Mt. Gilead Baptist Church looks to spread its wings
About noon Wednesdays, a deacon at Mt. Gilead Baptist Church unlocks the side door on the brick church and prepares for noon day prayer. Hymnals are placed at seats around a long table in the fellowship hall. Those who arrive bring their own Bibles and greet each other warmly. They take turns sharing concerns over who isn’t there because of illness. They share the joy of the Lord waking them up that day and bringing them to church. They sing. They study the Bible.
Last week, the hour began with an a cappella rendition of “Blessed Assurance.” Hymnals were open to the words, but most knew them already, their voices mounting up with wings like eagles.
Mt. Gilead is celebrating its 105th anniversary this month. Among its members is a woman almost as old as the church, who remembers when it was wood before the brick church was built at 404 Dowd St. in the 1950s. And she’s there now, as the church begins to plan another expansion.
Catherine Ferrell just turned 101 years old.
“I remember as a child seeing my mother every night before we go to bed, get down and pray for her children. I’ve kept that up. Every morning I get up, for the Lord to give me another new day, I’ve got to thank him,” Ferrell said.
Ferrell said she cooked for white people but didn’t want to work on Sundays and miss church and Sunday school, so she got a job at American Tobacco and in a school cafeteria.
Mable L. Butler, 85, joined Mt. Gilead in 1939 and remembers the first Sunday they worshipped in the brick church, built in 1956.
“I remember the burning of the mortgage; it was paid off in eight years,” she said. Butler said the church bought an adjoining grocery store called Daylight and Mr. Gattis’ fish market so they’d have more property for the larger church.
Mt. Gilead Baptist is looking to do the same again. The church is on the southern side of Old North Durham, a few blocks from downtown and close to Old Five Points. The church is about to launch a capital campaign to move less than two miles away, to 7 acres next to Northgate Mall.
Mt. Gilead pastor the Rev. David Mitchell said the church loves where they are, but they are land locked. They have 400 members with 300 regulars. The sanctuary, with the fellowship hall beneath it, is just feet from the sidewalk at Dowd and Gurley streets. The church is looking to build a sanctuary that seats at least 1,000 people as well as buildings for a gym/skating rink, a wellness center and education facility. Mt. Gilead owns other properties around the Dowd Street church and is open to renting the church out to another congregation and still have weddings and funerals at the current church.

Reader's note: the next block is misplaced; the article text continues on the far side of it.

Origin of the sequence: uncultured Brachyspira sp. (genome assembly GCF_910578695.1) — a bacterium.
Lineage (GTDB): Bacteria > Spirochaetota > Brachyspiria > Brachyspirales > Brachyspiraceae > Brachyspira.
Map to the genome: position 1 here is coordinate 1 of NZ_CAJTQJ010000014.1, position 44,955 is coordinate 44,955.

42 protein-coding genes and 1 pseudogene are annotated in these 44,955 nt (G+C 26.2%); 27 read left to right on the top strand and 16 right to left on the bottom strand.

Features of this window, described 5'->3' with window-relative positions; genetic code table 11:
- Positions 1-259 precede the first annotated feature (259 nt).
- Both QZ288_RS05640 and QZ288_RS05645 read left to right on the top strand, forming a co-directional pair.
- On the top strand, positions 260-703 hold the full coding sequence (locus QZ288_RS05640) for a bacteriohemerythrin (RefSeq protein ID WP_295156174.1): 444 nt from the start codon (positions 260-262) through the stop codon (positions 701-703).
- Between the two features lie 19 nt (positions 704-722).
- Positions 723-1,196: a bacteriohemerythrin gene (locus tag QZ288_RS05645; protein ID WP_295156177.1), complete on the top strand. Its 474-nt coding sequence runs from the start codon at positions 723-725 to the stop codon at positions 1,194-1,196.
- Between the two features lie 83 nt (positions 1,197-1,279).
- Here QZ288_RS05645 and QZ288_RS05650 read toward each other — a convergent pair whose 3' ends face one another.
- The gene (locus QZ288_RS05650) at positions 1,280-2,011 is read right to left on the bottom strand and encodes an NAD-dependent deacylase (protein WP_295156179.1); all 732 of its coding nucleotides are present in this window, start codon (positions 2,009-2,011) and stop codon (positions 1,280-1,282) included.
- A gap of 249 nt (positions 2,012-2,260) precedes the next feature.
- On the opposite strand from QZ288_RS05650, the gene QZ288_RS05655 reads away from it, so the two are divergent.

“We’re not going to sell it and abandon this community,” Mitchell said. They want to focus on evangelism, young people, and offering more to families with children. For those churches that are thriving today, he said, “you’ve got to offer more than good preaching and singing on Sunday.”
Deacon Edward Bailey joined the church in 1958, moved away for 20 years while in the Navy, then “came right back to the same church.” He remembers the Rev. Harold Roland, pastor from 1948 to 1961 and whose portrait hangs on the wall in the fellowship hall. Bailey has been a deacon for 11 years.
Deacon Joyce Manning, a new deacon, was baptized at the church in 1962 by the Rev. Alexander D. Moseley, who served from 1961 to 1981. His portrait hangs on the wall, too, along with the Rev. David Jones, who served from 1911-1916, and the Rev. Leroy Davis, who retired before Mitchell’s arrival.
Manning read from Psalm 143 during the prayer service. As the church members went around sharing, Butler started singing “So glad I’m here,” and was quickly joined by others. They also sang one of Mitchell’s favorite hymns, “God Will Take Care of You.”
Manning said Mt. Gilead is a friendly church. We truly care about each other. When you get a hug here, it’s not just a hug. People mean it,” Manning said.
The capital campaign is just in the birth stages, Mitchell said, and will last seven years.
Longtime member Ivan Owens said he’d like to see Mt. Gilead concentrate on young people and keeping them busy. As Mt. Gilead bought more property to expand in the 1950s, so they will again, he said.
“Everything is going to be based on the foundation set by Ms. Butler, Ms. Ferrell and my father,” Owens said.
Mitchell said they want “to get to a place to stretch our wings out a bit. It’ll work, if people come together and work hard.”
FIND OUT MORE
WHAT: Mt. Gilead Baptist Church 105th Anniversary
WHEN: 6:30 p.m. Oct. 23-25: Three Nights of Praise featuring Rev. Charles Adams, pastor of Hartford Memorial Baptist Church in Detroit. Adams served as pastor of Concord Baptist Church in Boston in the 1960s and spoke before the United Nations about apartheid in 1989. Other anniversary events include the annual Sweet Taste of Mt. Gilead on Oct. 26 and the anniversary service at 10 a.m. Oct. 27.
WHERE: 404 Dowd St., Durham
INFORMATION: www.mtgileadbaptist.org/ or 919-688-6052